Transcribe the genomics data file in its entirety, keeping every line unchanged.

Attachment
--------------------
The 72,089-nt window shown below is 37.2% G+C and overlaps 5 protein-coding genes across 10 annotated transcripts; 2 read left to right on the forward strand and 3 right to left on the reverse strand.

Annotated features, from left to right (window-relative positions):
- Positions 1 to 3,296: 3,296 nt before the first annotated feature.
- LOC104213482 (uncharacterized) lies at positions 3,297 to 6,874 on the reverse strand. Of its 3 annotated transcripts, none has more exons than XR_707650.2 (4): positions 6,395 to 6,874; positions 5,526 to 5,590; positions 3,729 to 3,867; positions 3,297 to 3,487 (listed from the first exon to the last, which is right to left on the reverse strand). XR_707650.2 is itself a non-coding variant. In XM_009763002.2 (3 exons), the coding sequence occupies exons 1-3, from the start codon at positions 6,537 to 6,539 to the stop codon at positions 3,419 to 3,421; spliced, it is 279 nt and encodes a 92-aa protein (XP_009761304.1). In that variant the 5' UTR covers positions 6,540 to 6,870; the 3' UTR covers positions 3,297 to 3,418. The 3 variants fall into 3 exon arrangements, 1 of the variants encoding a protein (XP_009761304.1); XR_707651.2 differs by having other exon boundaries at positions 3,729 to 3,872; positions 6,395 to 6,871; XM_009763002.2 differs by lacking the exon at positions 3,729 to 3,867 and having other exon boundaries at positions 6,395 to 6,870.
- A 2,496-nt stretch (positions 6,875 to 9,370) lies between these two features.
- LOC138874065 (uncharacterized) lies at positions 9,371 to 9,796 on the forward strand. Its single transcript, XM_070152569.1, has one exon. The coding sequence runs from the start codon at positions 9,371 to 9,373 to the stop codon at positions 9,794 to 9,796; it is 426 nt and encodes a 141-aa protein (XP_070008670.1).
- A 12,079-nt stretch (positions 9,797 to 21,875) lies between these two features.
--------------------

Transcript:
The 72,089-nt window shown below is 37.2% G+C and overlaps 5 protein-coding genes across 10 annotated transcripts; 2 read left to right on the forward strand and 3 right to left on the reverse strand.

Annotated features, from left to right (window-relative positions):
- Positions 1 to 3,296: 3,296 nt before the first annotated feature.
- LOC104213482 (uncharacterized) lies at positions 3,297 to 6,874 on the reverse strand. Of its 3 annotated transcripts, none has more exons than XR_707650.2 (4): positions 6,395 to 6,874; positions 5,526 to 5,590; positions 3,729 to 3,867; positions 3,297 to 3,487 (listed from the first exon to the last, which is right to left on the reverse strand). XR_707650.2 is itself a non-coding variant. In XM_009763002.2 (3 exons), the coding sequence occupies exons 1-3, from the start codon at positions 6,537 to 6,539 to the stop codon at positions 3,419 to 3,421; spliced, it is 279 nt and encodes a 92-aa protein (XP_009761304.1). In that variant the 5' UTR covers positions 6,540 to 6,870; the 3' UTR covers positions 3,297 to 3,418. The 3 variants fall into 3 exon arrangements, 1 of the variants encoding a protein (XP_009761304.1); XR_707651.2 differs by having other exon boundaries at positions 3,729 to 3,872; positions 6,395 to 6,871; XM_009763002.2 differs by lacking the exon at positions 3,729 to 3,867 and having other exon boundaries at positions 6,395 to 6,870.
- A 2,496-nt stretch (positions 6,875 to 9,370) lies between these two features.
- LOC138874065 (uncharacterized) lies at positions 9,371 to 9,796 on the forward strand. Its single transcript, XM_070152569.1, has one exon. The coding sequence runs from the start codon at positions 9,371 to 9,373 to the stop codon at positions 9,794 to 9,796; it is 426 nt and encodes a 141-aa protein (XP_070008670.1).
- A 12,079-nt stretch (positions 9,797 to 21,875) lies between these two features.